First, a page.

To ease kids' suspicion of vegetables, parents often feed them the adage that carrots will spare them from corrective vision care. But is there any truth to the commonly held belief that carrots are good for your eyes?
Well, yes and no. Carrots won't improve your visual acuity if you have less than perfect vision. For example, a diet of carrots won't give a blind person 20/20 vision. But the vitamins found in the vegetable can help promote overall eye health. Carrots contain beta-carotene, a substance that the body converts to vitamin A, an important nutrient for eye health.
For centuries, carrots have been connected with health benefits. In the Middle Ages, carrots were believed to cure anything from sexually transmitted diseases to snakebites [source: Kruszelnicki]. Carrots became associated with vision, particularly night vision, during World War II. The British Royal Air Force published a story that said skilled fighter pilot John "Cats' Eyes" Cunningham could thank a steady diet of carrots for his night vision flying prowess. In response to the story, many British people began to grow and eat more carrots. They wanted to improve their vision so that they could see better during the compulsory blackouts that were common during World War II. Although Cats' Eyes' carrot eating made for a great story, it was, in fact, propaganda put out to conceal the fact that the Royal Air Force's was actually using radar to locate Luftwaffe bombers during the night [source: Kruszelnicki].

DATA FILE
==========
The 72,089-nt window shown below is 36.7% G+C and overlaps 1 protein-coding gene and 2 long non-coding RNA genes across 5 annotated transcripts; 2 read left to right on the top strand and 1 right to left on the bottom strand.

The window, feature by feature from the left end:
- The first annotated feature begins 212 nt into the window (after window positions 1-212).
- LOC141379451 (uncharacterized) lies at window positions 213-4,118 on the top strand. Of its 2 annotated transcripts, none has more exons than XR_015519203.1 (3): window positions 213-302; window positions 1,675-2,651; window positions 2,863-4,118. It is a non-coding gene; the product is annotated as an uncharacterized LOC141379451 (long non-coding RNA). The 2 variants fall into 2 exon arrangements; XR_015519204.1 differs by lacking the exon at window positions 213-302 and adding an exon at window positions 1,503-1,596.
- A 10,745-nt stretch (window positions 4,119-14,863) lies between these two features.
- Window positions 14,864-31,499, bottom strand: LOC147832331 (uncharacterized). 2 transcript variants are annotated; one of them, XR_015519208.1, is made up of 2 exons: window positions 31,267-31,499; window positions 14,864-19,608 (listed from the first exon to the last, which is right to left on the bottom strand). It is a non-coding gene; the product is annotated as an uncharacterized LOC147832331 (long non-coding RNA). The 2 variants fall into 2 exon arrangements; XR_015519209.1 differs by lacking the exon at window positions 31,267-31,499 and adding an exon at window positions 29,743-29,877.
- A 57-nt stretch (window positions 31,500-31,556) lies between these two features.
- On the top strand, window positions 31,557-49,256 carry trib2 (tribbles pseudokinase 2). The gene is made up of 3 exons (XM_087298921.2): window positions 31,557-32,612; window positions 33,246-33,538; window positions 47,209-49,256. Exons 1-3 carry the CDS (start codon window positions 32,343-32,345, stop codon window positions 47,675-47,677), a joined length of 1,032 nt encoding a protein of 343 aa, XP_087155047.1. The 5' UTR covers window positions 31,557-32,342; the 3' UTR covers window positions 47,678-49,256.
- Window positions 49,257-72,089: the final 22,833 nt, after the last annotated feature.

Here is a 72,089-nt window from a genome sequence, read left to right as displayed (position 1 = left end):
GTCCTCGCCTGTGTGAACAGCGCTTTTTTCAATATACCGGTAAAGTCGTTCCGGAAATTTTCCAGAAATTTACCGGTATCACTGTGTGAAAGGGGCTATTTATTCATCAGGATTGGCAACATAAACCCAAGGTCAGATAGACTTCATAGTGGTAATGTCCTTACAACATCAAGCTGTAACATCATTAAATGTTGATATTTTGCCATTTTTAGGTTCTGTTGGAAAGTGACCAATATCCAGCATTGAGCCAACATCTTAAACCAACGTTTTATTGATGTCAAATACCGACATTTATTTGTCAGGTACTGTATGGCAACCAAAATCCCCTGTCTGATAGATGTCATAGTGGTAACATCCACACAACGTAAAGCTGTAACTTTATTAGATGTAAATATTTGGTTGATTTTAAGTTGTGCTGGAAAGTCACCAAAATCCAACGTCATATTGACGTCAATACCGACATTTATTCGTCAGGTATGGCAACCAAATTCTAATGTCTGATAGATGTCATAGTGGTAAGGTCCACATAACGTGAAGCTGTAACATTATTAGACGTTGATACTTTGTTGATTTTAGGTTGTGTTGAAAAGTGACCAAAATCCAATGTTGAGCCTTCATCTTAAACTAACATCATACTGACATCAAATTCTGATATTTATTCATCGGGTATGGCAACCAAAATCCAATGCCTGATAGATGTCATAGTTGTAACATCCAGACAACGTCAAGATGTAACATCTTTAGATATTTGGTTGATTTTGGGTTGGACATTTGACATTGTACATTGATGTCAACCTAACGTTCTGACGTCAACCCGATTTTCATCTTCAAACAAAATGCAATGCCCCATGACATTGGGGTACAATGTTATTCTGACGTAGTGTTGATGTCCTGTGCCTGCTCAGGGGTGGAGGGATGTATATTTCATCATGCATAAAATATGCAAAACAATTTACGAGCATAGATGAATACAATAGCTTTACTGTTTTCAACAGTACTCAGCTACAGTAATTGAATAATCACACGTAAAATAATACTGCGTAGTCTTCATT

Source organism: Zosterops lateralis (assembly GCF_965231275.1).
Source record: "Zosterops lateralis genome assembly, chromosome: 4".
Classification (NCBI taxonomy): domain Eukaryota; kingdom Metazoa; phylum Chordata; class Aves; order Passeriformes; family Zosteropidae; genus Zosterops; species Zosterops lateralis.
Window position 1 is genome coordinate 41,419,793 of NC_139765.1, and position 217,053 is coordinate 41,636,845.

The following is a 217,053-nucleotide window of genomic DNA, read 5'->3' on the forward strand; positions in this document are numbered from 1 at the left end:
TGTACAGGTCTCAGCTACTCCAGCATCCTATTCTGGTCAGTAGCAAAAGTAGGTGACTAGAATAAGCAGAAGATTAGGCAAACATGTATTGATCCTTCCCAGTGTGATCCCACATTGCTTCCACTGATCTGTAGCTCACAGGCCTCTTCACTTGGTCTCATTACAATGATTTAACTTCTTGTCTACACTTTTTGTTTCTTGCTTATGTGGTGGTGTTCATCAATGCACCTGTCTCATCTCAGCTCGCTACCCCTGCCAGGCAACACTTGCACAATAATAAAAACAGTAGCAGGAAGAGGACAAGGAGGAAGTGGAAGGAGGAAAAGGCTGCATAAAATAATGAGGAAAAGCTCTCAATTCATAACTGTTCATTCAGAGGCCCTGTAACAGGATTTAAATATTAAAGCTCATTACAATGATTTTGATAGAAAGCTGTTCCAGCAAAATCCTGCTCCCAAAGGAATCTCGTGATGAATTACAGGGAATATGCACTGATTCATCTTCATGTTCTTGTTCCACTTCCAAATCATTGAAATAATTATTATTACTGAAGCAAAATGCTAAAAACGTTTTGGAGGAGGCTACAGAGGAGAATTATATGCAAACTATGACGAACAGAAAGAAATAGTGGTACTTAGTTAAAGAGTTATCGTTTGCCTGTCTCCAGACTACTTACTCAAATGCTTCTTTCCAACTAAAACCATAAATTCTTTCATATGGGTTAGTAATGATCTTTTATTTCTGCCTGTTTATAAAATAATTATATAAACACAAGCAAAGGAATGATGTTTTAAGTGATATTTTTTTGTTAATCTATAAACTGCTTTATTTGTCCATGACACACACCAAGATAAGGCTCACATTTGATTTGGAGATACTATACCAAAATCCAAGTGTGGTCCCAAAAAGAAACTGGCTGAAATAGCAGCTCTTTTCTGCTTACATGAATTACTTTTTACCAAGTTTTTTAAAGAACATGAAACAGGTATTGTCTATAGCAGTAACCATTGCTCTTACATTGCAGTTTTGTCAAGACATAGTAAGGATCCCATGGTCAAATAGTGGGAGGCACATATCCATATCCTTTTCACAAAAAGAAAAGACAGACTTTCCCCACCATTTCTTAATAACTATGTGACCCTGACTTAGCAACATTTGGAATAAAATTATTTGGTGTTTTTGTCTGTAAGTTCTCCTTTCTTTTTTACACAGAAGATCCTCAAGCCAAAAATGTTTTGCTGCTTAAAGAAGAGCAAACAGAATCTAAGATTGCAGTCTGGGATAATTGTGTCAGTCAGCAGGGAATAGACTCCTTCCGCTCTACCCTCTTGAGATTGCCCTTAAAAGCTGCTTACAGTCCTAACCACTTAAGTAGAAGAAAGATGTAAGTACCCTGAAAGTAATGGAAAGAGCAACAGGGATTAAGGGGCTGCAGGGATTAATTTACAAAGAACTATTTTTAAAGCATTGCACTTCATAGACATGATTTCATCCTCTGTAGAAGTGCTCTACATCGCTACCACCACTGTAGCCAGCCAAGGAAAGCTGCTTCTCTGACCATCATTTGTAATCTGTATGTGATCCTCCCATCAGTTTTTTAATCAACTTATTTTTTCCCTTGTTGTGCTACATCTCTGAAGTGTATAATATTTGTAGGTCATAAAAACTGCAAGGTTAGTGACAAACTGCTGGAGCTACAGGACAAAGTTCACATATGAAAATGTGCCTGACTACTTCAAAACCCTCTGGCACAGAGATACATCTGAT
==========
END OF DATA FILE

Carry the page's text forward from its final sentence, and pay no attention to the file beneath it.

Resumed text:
Although British propaganda may have lent carrots a bit more vision-related cachet than they deserve, there's still no doubt that the vitamins found in carrots can promote overall eye health. How do carrots help your eyes?